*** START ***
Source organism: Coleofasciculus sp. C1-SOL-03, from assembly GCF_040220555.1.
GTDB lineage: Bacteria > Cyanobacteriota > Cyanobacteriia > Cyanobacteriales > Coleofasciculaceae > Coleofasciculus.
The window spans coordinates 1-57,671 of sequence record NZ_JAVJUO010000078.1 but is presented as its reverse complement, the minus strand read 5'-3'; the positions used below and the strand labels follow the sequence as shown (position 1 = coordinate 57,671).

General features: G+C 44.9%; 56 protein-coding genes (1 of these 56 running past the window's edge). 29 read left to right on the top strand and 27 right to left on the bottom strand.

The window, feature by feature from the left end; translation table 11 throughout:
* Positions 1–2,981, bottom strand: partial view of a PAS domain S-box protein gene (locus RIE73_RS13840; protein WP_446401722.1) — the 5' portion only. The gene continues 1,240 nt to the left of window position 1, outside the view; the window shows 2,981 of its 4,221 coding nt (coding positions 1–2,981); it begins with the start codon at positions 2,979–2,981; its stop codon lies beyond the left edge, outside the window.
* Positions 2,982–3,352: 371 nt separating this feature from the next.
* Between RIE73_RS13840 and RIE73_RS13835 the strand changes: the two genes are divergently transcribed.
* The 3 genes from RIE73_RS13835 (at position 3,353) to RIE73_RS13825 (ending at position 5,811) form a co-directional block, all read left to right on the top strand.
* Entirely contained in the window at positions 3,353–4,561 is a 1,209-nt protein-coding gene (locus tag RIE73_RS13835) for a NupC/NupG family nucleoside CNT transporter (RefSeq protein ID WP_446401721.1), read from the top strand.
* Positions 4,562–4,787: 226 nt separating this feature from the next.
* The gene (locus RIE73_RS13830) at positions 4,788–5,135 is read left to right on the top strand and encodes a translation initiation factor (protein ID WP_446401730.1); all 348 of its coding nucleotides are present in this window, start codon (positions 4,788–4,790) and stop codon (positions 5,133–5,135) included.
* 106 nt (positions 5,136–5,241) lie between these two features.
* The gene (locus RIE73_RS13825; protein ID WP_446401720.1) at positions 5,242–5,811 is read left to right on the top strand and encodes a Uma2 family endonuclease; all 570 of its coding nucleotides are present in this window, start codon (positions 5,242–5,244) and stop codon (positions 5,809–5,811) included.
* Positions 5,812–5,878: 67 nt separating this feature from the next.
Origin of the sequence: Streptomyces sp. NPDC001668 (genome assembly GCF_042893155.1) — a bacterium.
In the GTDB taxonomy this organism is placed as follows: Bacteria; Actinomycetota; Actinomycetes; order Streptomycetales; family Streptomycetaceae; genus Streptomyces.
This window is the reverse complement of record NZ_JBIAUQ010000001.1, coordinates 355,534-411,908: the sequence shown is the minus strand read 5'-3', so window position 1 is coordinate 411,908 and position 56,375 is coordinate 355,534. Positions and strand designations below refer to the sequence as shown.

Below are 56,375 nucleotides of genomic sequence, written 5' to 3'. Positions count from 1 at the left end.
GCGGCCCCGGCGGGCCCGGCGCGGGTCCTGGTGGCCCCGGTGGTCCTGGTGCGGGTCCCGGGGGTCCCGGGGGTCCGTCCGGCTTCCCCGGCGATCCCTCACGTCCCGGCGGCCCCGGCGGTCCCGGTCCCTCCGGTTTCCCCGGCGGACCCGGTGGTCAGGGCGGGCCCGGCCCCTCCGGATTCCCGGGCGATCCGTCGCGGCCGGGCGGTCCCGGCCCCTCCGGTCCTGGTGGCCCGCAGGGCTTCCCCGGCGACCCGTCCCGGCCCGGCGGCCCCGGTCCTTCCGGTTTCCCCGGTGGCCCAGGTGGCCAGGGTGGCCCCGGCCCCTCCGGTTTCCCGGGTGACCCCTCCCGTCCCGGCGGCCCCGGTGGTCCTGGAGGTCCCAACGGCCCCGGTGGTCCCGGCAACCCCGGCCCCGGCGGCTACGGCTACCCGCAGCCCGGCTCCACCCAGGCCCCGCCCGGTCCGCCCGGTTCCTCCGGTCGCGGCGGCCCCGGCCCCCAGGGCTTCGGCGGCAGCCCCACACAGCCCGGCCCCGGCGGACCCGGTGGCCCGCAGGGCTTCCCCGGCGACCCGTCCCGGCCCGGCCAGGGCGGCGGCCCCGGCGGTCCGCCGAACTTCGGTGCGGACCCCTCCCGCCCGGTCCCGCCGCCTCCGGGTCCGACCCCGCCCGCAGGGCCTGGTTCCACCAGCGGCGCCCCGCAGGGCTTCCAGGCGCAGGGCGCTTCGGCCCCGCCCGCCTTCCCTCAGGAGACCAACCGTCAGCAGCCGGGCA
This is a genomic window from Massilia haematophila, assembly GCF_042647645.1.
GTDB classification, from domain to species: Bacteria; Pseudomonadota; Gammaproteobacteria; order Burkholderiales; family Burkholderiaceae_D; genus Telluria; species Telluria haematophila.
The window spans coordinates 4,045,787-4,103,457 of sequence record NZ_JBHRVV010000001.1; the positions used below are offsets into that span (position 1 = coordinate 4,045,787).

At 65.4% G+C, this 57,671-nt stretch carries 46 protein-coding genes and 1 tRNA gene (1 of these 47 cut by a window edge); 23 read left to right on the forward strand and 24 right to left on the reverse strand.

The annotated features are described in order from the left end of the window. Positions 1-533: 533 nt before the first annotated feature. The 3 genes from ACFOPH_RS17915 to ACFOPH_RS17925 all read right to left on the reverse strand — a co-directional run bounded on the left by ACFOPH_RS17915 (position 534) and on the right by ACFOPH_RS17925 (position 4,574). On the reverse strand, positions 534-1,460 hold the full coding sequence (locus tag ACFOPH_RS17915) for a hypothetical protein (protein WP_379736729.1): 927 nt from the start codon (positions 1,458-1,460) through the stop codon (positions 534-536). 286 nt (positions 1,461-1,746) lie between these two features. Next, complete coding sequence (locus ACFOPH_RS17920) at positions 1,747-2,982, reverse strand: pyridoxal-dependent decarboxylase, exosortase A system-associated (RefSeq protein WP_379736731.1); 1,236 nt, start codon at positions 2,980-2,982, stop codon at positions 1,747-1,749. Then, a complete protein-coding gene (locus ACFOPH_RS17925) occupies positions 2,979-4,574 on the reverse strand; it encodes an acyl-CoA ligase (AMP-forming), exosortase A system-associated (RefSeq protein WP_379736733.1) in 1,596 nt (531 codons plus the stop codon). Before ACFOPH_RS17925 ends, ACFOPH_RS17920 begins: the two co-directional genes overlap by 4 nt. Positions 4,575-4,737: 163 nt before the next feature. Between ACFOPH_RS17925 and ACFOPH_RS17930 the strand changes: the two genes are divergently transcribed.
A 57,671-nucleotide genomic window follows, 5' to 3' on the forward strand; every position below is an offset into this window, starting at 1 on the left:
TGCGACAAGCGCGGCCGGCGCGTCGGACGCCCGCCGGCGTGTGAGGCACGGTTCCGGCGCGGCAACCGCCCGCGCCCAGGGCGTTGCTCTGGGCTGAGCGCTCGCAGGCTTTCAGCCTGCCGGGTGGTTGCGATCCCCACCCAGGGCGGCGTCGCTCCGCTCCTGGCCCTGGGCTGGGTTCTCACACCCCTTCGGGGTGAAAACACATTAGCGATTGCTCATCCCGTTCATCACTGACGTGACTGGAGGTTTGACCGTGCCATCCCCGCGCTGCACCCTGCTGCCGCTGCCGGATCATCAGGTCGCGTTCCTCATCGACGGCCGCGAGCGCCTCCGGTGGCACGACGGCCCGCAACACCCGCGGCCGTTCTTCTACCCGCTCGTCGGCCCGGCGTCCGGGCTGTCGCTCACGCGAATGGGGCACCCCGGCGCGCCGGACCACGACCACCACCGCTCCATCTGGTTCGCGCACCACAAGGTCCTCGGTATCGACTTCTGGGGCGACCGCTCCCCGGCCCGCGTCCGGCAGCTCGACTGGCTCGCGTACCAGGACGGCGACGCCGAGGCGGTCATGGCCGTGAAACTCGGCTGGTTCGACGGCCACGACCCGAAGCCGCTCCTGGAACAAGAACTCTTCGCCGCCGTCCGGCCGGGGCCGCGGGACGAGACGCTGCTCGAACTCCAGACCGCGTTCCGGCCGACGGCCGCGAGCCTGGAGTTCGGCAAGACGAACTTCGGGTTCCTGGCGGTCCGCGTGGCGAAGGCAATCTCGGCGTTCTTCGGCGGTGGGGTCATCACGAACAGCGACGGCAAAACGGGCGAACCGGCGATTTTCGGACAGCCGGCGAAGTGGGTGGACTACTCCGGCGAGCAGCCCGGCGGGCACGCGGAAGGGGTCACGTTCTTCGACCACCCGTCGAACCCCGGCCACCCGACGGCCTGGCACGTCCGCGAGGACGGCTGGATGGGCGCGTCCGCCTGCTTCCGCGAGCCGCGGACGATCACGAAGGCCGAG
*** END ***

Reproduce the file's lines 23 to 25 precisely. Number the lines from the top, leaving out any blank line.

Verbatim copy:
The window spans coordinates 4,045,787-4,103,457 of sequence record NZ_JBHRVV010000001.1; the positions used below are offsets into that span (position 1 = coordinate 4,045,787).

At 65.4% G+C, this 57,671-nt stretch carries 46 protein-coding genes and 1 tRNA gene (1 of these 47 cut by a window edge); 23 read left to right on the forward strand and 24 right to left on the reverse strand.

The annotated features are described in order from the left end of the window. Positions 1-533: 533 nt before the first annotated feature. The 3 genes from ACFOPH_RS17915 to ACFOPH_RS17925 all read right to left on the reverse strand — a co-directional run bounded on the left by ACFOPH_RS17915 (position 534) and on the right by ACFOPH_RS17925 (position 4,574). On the reverse strand, positions 534-1,460 hold the full coding sequence (locus tag ACFOPH_RS17915) for a hypothetical protein (protein WP_379736729.1): 927 nt from the start codon (positions 1,458-1,460) through the stop codon (positions 534-536). 286 nt (positions 1,461-1,746) lie between these two features. Next, complete coding sequence (locus ACFOPH_RS17920) at positions 1,747-2,982, reverse strand: pyridoxal-dependent decarboxylase, exosortase A system-associated (RefSeq protein WP_379736731.1); 1,236 nt, start codon at positions 2,980-2,982, stop codon at positions 1,747-1,749. Then, a complete protein-coding gene (locus ACFOPH_RS17925) occupies positions 2,979-4,574 on the reverse strand; it encodes an acyl-CoA ligase (AMP-forming), exosortase A system-associated (RefSeq protein WP_379736733.1) in 1,596 nt (531 codons plus the stop codon). Before ACFOPH_RS17925 ends, ACFOPH_RS17920 begins: the two co-directional genes overlap by 4 nt. Positions 4,575-4,737: 163 nt before the next feature. Between ACFOPH_RS17925 and ACFOPH_RS17930 the strand changes: the two genes are divergently transcribed.